Before traveling to the United States, a nonimmigrant, meaning someone who intends to remain in the United States temporarily, must seek and obtain a visa at a U.S. embassy or consulate unless s/he is visa exempt. Nonimmigrant visa applicants are required to have their photos and fingerprints captured and almost always must appear for a personal interview with a consular office having jurisdiction over his/her place of residence.
Immigrant visa applicants, or those wishing to travel to the United States with plans to live here permanently, must seek and obtain an immigrant visa at a U.S. embassy or consulate. S/he must do so whether or not visa exempt. Background checks of immigrant visa applicants will be performed and all applicants are required to appear for a personal interview with a consular office.
Approval and issuance of a visa, however, does not guarantee admission to the United States. It only permits boarding of transportation to the United States. After obtaining the visa or, in cases where the visa waiver program or other statutory or regulatory exemptions apply, the applicant must apply for admission into the United States at the border or pre-flight inspection station by a Customs and Border Patrol ("CBP") officer. A CBP inspector performs an interview at the airport, seaport or land border to determine if the applicant is admissible to the United States. Often times, these officers are so good at what they do that applicants do not even realize they are being interviewed or undergoing a "primary inspection."
If the applicant is found to be admissible to the United States after inspection s/he will be given an I-94, which is a little white or green card which is stapled to a foreign national's passport and authorizes that person's stay in the United States. It is used to record arrival and departures from the United States and is stamped with the port of entry code and date. This card is extremely important as it proves that someone was inspected and lawfully admitted to the United States.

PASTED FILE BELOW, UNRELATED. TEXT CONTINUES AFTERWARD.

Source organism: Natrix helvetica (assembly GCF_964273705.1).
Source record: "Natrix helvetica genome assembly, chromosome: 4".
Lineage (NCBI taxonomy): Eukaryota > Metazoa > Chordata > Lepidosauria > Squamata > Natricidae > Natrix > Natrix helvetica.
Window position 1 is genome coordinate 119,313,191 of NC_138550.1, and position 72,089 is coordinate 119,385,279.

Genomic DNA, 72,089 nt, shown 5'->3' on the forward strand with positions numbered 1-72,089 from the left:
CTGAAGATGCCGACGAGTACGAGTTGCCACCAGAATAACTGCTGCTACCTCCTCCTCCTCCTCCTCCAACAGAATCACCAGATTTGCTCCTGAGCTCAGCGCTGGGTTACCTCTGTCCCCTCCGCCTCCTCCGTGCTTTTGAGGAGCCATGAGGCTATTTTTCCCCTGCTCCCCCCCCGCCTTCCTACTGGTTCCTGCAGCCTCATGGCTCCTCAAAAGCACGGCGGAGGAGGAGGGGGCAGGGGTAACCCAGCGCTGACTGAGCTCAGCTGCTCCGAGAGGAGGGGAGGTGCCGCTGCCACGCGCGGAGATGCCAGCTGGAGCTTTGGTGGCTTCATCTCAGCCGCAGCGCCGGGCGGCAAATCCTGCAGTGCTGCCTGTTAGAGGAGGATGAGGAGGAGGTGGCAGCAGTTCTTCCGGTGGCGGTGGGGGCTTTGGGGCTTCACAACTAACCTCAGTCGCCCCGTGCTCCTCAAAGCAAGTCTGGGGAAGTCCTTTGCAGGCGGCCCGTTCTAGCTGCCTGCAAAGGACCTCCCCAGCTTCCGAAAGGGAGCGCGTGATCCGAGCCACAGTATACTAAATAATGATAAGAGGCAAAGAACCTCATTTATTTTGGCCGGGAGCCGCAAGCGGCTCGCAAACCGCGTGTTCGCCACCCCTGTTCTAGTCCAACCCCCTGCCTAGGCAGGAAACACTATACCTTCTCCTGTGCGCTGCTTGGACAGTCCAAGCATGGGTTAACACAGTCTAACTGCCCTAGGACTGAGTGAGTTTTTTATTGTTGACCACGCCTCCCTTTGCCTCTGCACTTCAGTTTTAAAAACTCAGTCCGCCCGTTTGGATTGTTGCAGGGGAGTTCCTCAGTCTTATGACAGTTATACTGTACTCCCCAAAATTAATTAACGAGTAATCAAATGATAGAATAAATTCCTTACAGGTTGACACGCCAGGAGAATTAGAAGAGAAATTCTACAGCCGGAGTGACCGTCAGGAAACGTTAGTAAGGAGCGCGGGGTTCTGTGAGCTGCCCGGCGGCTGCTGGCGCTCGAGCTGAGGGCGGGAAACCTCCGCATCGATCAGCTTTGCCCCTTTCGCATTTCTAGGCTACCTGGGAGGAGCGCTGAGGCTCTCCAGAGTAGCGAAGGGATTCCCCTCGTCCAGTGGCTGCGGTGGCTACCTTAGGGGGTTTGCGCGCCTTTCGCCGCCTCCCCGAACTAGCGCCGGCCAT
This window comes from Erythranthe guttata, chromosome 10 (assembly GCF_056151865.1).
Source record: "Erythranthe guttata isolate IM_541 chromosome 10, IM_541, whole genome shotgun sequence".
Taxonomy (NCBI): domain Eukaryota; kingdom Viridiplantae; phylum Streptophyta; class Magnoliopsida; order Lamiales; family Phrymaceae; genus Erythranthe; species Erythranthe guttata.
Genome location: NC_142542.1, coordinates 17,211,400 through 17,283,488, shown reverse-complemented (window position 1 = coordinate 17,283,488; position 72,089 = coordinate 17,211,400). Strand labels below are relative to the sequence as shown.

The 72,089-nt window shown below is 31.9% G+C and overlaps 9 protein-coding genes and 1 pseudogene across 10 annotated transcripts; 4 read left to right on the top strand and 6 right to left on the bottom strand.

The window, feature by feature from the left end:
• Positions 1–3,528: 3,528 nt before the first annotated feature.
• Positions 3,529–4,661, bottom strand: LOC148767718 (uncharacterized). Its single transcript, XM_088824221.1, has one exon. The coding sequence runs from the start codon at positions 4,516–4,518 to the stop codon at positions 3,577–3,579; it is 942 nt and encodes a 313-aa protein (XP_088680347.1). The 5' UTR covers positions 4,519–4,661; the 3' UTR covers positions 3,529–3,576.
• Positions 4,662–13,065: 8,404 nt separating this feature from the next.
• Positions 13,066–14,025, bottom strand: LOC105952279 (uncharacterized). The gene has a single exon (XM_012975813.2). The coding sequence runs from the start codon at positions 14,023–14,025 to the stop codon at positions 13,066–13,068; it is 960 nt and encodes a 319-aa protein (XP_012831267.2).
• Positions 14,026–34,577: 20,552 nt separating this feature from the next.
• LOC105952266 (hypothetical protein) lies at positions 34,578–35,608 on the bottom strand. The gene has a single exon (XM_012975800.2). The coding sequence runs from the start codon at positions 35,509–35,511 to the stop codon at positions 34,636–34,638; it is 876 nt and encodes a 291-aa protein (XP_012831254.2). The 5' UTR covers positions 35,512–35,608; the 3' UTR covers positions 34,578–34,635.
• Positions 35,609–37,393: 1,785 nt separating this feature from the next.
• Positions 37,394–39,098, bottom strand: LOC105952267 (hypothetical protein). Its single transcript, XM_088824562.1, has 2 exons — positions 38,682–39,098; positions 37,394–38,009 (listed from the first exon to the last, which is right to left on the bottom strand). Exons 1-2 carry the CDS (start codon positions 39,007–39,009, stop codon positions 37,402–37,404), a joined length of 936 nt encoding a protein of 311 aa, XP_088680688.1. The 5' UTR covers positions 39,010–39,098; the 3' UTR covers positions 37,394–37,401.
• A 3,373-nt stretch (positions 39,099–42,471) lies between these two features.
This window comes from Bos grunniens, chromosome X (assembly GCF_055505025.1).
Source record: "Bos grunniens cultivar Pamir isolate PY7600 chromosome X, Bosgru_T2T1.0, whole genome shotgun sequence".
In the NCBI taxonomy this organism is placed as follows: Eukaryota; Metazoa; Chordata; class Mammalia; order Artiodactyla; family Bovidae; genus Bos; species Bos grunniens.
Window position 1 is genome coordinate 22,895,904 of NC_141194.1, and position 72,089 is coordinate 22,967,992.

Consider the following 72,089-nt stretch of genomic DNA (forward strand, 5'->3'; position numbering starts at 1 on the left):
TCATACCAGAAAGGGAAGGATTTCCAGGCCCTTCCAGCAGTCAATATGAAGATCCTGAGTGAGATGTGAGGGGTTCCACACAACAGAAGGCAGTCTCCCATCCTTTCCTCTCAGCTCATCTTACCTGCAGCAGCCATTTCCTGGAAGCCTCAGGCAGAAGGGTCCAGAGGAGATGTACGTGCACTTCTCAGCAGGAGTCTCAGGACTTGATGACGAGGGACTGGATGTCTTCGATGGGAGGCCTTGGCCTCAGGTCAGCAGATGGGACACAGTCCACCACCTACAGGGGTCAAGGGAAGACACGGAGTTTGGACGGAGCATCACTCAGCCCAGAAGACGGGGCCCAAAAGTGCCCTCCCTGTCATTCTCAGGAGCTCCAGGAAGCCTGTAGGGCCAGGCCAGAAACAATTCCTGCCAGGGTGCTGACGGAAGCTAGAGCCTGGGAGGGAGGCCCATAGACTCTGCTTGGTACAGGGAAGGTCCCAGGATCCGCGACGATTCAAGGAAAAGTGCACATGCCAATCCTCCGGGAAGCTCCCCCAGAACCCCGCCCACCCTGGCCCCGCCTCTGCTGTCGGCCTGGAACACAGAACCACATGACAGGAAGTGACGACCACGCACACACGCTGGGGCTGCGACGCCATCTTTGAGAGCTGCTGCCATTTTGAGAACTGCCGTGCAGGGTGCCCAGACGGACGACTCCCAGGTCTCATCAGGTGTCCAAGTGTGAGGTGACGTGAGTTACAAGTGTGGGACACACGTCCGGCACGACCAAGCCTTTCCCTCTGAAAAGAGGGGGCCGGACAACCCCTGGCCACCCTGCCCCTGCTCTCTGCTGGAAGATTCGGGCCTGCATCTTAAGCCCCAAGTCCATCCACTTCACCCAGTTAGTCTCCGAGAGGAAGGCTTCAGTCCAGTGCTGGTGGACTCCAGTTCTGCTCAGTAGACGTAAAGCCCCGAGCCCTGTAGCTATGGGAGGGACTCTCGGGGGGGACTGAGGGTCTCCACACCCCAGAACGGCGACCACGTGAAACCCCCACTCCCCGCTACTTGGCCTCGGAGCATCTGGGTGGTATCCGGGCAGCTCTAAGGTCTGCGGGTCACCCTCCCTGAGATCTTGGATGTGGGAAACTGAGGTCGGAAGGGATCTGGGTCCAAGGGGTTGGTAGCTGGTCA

After entering the United States a foreign national is responsible for maintaining his/her lawful status. This means if you have entered the United States with a F-1 student visa, then you should be studying. If you entered with a B-2 visitor visa, then you should not be working.
It is extremely easy for someone's dreams to travel to the United States, whether temporarily or permanently, to turn into a nightmare. Lengthy processing times, requests for further evidence and/or denials at a United States Citizenship and Immigration Services office, the National Visa Center, or your U.S. Embassy or Consulate can hold up a case for months, if not years! There are several factors that impact whether a visa is approved or denied, whether someone is then deemed admissible to the United States and actually admitted to the United States and whether someone maintains lawful status or violates status after arriving to the United States.
You need an experienced attorney by your side every step of the way. This will not only ensure that you achieve your immediate goals now, but your long-term goals as well, which can be just as important, if not more so. Gabriela will guide you every step of the way, from determining short-and long-term goals to formulating a course of action you feel comfortable with and understand to achieving those goals for you and your loved ones.
There is a voluminous amount of information with respect to consular processing of nonimmigrant visas and immigrant visas, traveling to the United States and then what to do and not do when you get here. To discuss your questions and concerns in greater detail, contact Gabriela.